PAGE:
[WASHINGTON,) February 24, 1927. The Italian Ambassador referred to the Italian note 17 declining to accept our proposal for a discussion at Geneva of naval armament limitation and read to me portions of two telegrams which he had received from Mussolini to the effect that if this Government would agree to "appuyer" the thesis of parity between Italy and France he, Mussolini, would re-examine our proposal. I said to the Ambassador that it was obviously out of the question for us to do anything of this kind, as we had very carefully abstained in our note from making any concrete suggestions concerning the relative positions of Italy and France which might give offense to one or the other and for that very reason we had left the matter entirely open and unprejudiced for discussion at the conference table. I said that we recognized Italy's particular geographic situation and that this was another reason for our avoiding any concrete proposals which might prejudice the case in advance. The Ambassador then asked me to comment on the phrase "far-reaching building programs” and asserted that this could not be taken to apply to Italy which had embarked on no such program. I replied that the phrase was not intended to apply to any individual country, but was used in a general sense. The Ambassador then said that he had been instructed by Mussolini to endeavor to avoid any comment in the American press concerning Italian militarism and he asked me if I could not say a word to the press correspondents to the effect that Italy was not a militaristic nation. I replied that I thought that any statement of this kind would come better from the Ambassador than from the Department. The Ambassador then asked me if I had any comment to make in connection with Mussolini's statement to Mr. Fletcher when he handed him the note. I said that I had no comment to make as it appeared to be similar to the instructions received by the Ambassador.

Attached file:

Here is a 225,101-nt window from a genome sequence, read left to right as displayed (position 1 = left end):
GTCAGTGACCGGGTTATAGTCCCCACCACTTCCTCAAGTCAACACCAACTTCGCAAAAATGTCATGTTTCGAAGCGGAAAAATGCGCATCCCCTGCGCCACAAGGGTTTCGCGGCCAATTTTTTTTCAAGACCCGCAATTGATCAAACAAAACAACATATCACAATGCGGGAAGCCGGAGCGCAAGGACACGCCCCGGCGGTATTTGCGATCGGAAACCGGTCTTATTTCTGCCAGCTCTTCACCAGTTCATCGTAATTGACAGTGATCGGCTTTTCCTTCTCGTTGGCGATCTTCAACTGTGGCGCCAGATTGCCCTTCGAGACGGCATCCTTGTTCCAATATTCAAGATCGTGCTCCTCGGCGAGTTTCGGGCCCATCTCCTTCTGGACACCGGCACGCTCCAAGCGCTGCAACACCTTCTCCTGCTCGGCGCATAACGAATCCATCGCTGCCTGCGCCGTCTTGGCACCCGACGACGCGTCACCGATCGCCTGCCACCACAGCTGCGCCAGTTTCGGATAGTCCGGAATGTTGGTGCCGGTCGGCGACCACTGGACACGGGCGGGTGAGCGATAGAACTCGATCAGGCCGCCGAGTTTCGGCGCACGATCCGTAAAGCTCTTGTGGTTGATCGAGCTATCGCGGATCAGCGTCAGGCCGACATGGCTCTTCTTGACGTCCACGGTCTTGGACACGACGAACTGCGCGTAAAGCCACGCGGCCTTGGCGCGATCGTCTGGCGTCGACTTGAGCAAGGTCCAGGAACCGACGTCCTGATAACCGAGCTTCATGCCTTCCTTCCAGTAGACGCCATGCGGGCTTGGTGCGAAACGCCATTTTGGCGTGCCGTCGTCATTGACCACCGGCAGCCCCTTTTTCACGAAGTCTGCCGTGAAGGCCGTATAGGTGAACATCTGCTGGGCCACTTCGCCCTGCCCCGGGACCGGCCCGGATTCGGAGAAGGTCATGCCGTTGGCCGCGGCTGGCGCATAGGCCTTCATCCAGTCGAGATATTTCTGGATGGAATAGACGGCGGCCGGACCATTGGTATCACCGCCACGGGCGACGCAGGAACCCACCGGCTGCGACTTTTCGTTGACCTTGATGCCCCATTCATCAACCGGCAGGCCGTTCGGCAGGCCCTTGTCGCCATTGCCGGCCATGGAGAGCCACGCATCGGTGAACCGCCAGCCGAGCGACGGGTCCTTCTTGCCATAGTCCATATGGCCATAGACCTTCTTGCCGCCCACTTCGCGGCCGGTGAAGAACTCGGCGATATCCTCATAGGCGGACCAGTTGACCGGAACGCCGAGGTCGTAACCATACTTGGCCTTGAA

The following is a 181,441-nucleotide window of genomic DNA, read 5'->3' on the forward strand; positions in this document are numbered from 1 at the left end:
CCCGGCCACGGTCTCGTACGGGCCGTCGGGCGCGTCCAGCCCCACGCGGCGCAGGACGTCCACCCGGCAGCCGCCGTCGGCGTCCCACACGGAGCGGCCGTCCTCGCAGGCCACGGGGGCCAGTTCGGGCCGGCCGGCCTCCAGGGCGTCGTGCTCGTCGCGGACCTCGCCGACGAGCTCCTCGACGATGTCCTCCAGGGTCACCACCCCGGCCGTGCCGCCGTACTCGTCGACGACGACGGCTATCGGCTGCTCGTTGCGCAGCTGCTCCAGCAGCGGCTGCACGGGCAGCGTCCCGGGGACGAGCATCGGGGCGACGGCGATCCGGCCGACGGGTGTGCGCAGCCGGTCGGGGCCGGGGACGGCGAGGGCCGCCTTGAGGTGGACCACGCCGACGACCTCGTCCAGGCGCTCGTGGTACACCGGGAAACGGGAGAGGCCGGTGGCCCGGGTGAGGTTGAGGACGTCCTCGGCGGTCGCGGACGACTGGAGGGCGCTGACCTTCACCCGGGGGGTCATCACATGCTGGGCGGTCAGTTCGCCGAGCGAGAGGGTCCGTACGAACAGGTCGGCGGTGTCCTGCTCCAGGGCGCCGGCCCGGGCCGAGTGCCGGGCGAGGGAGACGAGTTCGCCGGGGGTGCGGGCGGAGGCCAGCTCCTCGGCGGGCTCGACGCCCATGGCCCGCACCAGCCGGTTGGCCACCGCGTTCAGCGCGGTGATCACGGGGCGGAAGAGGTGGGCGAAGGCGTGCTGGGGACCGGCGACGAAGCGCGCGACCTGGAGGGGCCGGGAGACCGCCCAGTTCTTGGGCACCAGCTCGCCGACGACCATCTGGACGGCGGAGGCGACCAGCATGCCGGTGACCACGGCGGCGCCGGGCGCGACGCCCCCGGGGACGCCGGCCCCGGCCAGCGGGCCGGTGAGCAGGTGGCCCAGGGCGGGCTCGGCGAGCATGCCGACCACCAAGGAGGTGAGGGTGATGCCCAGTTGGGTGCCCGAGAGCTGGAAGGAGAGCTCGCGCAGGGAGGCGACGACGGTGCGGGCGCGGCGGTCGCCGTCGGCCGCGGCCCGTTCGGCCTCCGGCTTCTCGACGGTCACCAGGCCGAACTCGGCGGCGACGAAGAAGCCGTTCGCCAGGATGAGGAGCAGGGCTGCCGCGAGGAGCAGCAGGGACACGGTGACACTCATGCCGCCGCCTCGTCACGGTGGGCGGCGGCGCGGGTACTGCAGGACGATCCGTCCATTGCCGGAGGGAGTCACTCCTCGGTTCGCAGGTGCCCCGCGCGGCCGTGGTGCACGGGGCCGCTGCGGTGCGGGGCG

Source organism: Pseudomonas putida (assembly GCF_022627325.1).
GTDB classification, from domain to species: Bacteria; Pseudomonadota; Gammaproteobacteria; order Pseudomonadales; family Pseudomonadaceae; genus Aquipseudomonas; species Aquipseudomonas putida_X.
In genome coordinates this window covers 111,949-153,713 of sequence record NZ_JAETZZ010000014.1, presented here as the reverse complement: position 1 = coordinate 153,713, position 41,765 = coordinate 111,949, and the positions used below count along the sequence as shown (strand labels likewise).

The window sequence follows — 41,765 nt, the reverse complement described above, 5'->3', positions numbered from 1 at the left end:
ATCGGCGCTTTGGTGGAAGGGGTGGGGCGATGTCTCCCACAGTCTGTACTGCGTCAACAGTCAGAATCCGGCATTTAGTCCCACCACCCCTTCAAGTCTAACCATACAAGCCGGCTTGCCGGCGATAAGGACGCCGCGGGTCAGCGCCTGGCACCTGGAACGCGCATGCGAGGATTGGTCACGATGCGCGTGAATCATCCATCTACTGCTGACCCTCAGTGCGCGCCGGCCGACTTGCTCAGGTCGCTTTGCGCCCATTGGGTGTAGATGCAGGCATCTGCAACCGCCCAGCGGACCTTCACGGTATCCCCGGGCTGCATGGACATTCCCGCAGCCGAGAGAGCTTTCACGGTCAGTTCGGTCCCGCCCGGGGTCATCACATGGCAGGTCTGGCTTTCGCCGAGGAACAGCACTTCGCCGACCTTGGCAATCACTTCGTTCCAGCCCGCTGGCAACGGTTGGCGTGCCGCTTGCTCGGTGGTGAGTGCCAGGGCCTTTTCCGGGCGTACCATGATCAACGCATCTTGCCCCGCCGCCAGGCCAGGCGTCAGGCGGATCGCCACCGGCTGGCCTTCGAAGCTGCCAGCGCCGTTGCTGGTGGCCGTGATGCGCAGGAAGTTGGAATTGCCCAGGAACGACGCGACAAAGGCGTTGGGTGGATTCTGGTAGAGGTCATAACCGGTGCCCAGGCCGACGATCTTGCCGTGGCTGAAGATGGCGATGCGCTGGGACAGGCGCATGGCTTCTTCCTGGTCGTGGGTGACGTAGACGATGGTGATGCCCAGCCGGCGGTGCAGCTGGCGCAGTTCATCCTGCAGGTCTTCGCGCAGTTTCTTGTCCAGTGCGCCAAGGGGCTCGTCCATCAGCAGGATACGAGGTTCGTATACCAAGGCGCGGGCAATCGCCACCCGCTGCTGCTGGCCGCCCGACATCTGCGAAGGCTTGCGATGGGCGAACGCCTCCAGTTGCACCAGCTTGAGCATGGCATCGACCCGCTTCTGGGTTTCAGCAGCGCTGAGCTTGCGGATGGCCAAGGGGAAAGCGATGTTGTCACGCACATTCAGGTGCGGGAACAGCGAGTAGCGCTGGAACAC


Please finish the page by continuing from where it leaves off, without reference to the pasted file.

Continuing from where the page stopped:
J[OSEPH] C. G[REW]

" See telegram No. 25, Feb. 21, 3 p. m., from the Ambassador in Italy, p. 14.

500.A15 a 1/52: Telegram